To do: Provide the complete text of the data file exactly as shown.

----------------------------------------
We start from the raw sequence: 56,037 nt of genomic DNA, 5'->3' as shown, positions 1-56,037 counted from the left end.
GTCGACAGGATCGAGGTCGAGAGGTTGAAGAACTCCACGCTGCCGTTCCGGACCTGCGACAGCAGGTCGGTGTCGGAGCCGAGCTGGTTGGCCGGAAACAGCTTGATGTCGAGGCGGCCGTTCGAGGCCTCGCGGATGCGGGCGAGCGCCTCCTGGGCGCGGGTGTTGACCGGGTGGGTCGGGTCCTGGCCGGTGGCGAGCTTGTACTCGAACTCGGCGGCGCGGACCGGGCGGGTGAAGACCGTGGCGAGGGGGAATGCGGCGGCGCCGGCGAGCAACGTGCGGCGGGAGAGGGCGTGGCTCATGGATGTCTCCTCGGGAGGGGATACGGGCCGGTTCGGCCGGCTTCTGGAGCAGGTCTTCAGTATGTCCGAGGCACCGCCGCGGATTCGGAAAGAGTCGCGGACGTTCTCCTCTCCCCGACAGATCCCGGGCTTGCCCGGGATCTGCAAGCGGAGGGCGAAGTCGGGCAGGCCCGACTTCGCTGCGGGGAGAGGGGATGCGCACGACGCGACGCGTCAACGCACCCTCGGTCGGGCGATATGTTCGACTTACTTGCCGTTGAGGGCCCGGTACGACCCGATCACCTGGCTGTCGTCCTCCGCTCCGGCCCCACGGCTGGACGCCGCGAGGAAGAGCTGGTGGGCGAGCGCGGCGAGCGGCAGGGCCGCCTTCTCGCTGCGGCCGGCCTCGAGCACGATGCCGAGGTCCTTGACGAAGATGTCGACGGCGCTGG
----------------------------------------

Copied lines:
We start from the raw sequence: 56,037 nt of genomic DNA, 5'->3' as shown, positions 1-56,037 counted from the left end.
GTCGACAGGATCGAGGTCGAGAGGTTGAAGAACTCCACGCTGCCGTTCCGGACCTGCGACAGCAGGTCGGTGTCGGAGCCGAGCTGGTTGGCCGGAAACAGCTTGATGTCGAGGCGGCCGTTCGAGGCCTCGCGGATGCGGGCGAGCGCCTCCTGGGCGCGGGTGTTGACCGGGTGGGTCGGGTCCTGGCCGGTGGCGAGCTTGTACTCGAACTCGGCGGCGCGGACCGGGCGGGTGAAGACCGTGGCGAGGGGGAATGCGGCGGCGCCGGCGAGCAACGTGCGGCGGGAGAGGGCGTGGCTCATGGATGTCTCCTCGGGAGGGGATACGGGCCGGTTCGGCCGGCTTCTGGAGCAGGTCTTCAGTATGTCCGAGGCACCGCCGCGGATTCGGAAAGAGTCGCGGACGTTCTCCTCTCCCCGACAGATCCCGGGCTTGCCCGGGATCTGCAAGCGGAGGGCGAAGTCGGGCAGGCCCGACTTCGCTGCGGGGAGAGGGGATGCGCACGACGCGACGCGTCAACGCACCCTCGGTCGGGCGATATGTTCGACTTACTTGCCGTTGAGGGCCCGGTACGACCCGATCACCTGGCTGTCGTCCTCCGCTCCGGCCCCACGGCTGGACGCCGCGAGGAAGAGCTGGTGGGCGAGCGCGGCGAGCGGCAGGGCCGCCTTCTCGCTGCGGCCGGCCTCGAGCACGATGCCGAGGTCCTTGACGAAGATGTCGACGGCGCTGG